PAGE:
Practice Fusion was one of the first free, advertising supported, cloud-based EMR to enter the market and has likely been the loudest proponent of free EMR software. Although, they have some interesting Free EMR competitors like Mitochon and Kareo. Since 2007, Practice Fusion has focused on offering unfettered access to its product in exchange for physicians being willing to accept advertisements relevant to the health records they’re using and the aggregate use of the EHR data.
The company, which has raked in venture capital in buckets since its founding, now says it has 150,000 healthcare providers using its EMR and records on 60 million patients, according to a piece in The New York Times.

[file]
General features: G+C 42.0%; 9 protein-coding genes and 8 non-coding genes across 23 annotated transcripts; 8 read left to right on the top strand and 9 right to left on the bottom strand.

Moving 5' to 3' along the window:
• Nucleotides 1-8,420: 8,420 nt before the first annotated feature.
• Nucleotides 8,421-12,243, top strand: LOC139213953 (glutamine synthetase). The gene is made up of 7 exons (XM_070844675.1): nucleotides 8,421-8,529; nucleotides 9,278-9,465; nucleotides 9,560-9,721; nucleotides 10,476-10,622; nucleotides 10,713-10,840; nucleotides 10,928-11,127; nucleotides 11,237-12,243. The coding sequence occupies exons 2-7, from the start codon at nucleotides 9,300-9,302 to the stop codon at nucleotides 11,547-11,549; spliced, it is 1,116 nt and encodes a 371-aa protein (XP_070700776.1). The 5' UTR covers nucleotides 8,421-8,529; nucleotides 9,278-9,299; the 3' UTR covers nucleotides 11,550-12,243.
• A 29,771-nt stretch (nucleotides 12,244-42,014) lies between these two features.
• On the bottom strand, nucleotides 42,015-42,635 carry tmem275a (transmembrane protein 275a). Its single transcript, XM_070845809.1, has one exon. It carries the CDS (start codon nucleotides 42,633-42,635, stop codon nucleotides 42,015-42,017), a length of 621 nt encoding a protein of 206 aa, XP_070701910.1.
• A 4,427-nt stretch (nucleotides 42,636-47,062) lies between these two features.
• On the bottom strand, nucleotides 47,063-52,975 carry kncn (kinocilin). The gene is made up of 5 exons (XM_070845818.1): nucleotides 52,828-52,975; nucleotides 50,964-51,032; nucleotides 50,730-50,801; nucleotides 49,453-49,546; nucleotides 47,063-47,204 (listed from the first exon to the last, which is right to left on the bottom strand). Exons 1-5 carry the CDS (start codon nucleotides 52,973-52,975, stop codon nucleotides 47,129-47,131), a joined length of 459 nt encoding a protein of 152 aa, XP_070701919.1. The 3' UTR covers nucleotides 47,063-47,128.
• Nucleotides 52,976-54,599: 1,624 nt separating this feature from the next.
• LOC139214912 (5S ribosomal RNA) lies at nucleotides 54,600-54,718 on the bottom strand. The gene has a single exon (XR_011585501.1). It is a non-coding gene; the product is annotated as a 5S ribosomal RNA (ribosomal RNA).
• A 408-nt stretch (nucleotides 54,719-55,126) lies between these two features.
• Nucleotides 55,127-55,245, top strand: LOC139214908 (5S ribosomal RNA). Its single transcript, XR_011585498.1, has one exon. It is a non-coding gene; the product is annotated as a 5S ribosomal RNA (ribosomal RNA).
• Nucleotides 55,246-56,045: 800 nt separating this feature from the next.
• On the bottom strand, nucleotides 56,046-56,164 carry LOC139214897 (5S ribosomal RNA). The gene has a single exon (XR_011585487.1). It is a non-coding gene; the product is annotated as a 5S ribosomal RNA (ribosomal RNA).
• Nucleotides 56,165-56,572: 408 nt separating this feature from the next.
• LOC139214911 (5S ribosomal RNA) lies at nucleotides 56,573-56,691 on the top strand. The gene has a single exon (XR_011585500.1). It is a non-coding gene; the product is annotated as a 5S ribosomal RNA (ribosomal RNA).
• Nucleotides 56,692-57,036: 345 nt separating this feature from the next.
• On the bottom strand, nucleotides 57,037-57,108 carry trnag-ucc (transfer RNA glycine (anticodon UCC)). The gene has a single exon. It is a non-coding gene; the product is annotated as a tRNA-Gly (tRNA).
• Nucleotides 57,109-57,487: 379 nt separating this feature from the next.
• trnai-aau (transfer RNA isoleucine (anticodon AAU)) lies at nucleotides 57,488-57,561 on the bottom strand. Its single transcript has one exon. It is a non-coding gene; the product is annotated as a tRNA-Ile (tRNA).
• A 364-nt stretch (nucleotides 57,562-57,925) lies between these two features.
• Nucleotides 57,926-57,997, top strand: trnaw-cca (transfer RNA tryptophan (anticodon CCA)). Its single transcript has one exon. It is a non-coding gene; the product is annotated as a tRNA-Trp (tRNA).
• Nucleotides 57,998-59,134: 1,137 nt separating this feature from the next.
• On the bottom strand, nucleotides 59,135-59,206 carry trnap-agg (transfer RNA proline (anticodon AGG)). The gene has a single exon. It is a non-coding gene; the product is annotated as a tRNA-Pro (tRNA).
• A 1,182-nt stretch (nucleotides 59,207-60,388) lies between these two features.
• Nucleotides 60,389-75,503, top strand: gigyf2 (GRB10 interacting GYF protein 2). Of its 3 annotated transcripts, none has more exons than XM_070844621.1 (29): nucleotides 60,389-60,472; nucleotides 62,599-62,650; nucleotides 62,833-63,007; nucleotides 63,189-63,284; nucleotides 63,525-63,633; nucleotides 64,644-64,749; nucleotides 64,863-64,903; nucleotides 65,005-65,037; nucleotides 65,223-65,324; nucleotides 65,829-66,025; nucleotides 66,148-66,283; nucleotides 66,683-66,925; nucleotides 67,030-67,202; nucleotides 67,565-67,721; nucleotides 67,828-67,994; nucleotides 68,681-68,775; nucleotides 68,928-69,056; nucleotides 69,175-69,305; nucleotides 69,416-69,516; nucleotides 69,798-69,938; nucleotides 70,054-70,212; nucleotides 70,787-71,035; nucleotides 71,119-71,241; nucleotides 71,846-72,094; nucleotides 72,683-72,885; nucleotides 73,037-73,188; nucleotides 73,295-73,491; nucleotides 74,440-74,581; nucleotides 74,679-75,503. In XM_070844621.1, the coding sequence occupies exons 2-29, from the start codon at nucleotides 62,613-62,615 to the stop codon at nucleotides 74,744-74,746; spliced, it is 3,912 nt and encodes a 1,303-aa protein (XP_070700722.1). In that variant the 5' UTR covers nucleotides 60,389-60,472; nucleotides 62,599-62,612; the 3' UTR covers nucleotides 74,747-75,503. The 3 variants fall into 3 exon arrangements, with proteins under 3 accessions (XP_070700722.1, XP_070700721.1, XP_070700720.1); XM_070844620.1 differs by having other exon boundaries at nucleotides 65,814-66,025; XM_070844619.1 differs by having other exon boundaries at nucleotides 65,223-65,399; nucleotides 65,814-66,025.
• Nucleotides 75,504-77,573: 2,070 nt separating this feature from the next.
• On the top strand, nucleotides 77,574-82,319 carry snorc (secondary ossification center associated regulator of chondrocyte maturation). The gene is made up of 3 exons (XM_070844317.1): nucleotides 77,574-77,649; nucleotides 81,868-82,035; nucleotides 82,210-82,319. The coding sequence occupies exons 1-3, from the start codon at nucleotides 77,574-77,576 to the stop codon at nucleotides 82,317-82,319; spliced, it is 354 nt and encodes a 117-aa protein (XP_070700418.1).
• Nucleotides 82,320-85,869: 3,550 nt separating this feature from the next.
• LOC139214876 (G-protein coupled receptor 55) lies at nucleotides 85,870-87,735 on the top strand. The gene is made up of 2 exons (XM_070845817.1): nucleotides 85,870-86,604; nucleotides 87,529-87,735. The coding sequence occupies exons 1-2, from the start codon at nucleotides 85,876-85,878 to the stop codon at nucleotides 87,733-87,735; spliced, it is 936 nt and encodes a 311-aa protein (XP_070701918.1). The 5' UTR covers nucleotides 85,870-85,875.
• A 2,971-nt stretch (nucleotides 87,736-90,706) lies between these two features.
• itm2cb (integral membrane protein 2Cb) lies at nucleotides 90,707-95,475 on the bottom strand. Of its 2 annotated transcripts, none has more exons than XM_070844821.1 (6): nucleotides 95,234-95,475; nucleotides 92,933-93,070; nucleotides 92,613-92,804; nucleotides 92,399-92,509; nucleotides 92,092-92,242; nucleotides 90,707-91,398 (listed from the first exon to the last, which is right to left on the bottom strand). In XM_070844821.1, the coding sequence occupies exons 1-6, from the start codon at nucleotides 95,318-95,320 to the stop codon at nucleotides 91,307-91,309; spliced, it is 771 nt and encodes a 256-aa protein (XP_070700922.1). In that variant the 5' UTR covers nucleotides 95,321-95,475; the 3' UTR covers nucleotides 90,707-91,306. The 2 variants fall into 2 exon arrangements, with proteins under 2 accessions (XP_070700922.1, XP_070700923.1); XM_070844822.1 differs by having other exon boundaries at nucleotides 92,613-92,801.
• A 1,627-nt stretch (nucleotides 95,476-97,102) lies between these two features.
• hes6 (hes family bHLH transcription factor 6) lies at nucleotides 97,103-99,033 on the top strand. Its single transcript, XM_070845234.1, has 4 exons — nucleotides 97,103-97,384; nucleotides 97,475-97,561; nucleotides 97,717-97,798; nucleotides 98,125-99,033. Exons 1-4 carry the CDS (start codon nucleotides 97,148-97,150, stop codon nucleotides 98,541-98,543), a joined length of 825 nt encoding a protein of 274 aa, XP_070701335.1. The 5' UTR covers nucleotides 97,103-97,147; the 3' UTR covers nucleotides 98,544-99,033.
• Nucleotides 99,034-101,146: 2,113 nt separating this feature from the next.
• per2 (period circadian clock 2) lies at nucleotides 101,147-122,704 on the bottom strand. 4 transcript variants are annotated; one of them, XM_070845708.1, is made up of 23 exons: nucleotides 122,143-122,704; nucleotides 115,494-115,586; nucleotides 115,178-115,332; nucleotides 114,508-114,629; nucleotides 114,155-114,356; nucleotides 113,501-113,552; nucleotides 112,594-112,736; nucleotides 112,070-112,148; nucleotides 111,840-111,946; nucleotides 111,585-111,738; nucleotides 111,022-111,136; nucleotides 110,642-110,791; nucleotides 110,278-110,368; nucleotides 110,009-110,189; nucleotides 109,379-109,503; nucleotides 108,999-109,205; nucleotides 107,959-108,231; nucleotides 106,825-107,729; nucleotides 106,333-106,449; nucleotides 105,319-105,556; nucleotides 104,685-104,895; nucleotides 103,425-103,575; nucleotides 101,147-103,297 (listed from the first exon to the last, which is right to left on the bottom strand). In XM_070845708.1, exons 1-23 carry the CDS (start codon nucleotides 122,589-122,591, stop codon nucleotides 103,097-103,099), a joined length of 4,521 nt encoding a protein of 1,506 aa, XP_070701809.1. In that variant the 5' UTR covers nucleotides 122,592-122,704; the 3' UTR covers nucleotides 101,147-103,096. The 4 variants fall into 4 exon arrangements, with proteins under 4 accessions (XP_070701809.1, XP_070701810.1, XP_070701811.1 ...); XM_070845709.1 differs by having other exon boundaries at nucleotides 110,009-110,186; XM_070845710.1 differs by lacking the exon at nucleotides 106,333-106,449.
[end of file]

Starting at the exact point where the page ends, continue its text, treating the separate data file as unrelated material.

Now, the company has taken another step in its free-for-all model with a new service it calls Patient Fusion. Patient Fusion is a new service which allows patients using the system to schedule appointments with any participating doctor who uses the EMR. It also allows patients to rate the doctors in question and to access their records with permission. So far, 27,000 of Practice Fusion’s EMR users have signed up for the service, the Times reports.
The Times columnist covering this announcement speculates that Practice Fusion has launched its new product as a means of building up patient traffic, but I don’t see how that would work. Patients may see more of their records, but this won’t necessarily do anything to increase the number of doctor-based views the network can sell to lab companies and pharmas.